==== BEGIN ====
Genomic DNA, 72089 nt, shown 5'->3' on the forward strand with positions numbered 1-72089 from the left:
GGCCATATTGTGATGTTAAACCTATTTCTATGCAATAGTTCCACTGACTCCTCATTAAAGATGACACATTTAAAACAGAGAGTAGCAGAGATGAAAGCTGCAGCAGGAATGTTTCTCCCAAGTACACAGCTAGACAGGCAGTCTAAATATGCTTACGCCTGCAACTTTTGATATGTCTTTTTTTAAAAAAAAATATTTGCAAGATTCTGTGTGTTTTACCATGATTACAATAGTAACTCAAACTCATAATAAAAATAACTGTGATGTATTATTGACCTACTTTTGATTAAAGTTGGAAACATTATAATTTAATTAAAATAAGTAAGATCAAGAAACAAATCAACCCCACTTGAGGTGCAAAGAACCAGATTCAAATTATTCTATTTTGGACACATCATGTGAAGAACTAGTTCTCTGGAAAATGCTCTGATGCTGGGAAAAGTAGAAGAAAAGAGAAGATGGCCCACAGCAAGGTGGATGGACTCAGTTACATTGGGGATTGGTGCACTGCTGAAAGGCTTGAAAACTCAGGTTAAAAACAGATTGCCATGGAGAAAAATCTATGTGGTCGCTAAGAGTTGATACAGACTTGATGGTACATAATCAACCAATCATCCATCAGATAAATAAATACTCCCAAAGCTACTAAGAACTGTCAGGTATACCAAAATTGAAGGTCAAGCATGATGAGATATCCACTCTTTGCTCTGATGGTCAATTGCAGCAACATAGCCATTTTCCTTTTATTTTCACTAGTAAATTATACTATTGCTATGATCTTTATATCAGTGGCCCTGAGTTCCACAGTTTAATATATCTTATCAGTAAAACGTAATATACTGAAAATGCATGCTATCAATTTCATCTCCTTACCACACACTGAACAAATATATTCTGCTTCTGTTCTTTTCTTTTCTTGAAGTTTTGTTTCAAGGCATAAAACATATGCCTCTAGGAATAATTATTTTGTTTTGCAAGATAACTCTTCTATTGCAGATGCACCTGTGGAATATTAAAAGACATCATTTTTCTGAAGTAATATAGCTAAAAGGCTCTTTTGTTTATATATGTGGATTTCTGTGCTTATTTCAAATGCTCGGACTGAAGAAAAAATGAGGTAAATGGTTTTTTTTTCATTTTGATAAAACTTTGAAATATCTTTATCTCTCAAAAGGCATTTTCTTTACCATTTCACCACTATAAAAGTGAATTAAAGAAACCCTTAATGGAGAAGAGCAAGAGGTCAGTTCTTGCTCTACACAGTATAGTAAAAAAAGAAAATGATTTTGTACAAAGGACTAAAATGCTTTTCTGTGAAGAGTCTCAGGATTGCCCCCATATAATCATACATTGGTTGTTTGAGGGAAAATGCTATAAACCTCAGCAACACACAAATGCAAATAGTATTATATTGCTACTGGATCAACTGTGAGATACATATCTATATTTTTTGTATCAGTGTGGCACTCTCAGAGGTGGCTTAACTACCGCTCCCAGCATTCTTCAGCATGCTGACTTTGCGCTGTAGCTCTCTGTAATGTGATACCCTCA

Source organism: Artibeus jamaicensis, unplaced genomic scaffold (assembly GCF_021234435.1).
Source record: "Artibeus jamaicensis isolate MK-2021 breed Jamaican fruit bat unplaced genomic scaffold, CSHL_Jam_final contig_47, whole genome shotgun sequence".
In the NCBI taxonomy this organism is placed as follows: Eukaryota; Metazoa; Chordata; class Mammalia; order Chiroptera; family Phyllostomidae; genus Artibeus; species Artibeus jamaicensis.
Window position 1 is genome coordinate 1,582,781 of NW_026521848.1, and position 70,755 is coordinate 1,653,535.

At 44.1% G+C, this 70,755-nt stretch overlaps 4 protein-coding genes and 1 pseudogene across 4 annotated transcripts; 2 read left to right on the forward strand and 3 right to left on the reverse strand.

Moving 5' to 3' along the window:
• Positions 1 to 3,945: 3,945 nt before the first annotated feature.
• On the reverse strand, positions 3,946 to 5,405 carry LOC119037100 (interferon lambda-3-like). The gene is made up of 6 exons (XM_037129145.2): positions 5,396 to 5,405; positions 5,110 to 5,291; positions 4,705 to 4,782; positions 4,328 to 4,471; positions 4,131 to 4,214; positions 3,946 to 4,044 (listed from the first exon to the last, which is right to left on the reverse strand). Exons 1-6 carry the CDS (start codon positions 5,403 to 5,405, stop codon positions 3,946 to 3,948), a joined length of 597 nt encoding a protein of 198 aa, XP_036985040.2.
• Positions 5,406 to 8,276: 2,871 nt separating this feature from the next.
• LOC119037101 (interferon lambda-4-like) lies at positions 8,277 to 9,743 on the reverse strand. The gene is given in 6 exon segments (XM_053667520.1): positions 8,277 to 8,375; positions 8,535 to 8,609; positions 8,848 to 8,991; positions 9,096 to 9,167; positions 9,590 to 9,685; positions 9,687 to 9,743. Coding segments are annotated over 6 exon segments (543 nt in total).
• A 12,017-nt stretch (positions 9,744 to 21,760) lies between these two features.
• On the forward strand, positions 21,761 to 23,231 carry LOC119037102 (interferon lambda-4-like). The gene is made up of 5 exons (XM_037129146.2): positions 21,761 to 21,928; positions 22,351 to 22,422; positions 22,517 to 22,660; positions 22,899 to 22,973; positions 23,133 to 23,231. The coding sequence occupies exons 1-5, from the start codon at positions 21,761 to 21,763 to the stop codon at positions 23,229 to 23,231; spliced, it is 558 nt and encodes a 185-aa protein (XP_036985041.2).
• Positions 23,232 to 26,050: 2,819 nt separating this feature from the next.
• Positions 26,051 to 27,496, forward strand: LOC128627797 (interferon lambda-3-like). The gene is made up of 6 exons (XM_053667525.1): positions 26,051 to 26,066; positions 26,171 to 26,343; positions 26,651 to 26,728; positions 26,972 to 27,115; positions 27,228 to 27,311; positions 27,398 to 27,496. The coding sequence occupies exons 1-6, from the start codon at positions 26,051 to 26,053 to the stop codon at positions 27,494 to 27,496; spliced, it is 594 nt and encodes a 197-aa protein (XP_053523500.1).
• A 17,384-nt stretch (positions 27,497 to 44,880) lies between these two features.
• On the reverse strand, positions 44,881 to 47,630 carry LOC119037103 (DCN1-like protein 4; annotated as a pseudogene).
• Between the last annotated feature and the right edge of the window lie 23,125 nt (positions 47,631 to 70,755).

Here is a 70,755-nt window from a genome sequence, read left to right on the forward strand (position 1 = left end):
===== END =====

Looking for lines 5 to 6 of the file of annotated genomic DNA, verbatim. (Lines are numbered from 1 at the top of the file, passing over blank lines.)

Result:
In the NCBI taxonomy this organism is placed as follows: Eukaryota; Metazoa; Chordata; class Mammalia; order Chiroptera; family Phyllostomidae; genus Artibeus; species Artibeus jamaicensis.
Window position 1 is genome coordinate 1,582,781 of NW_026521848.1, and position 70,755 is coordinate 1,653,535.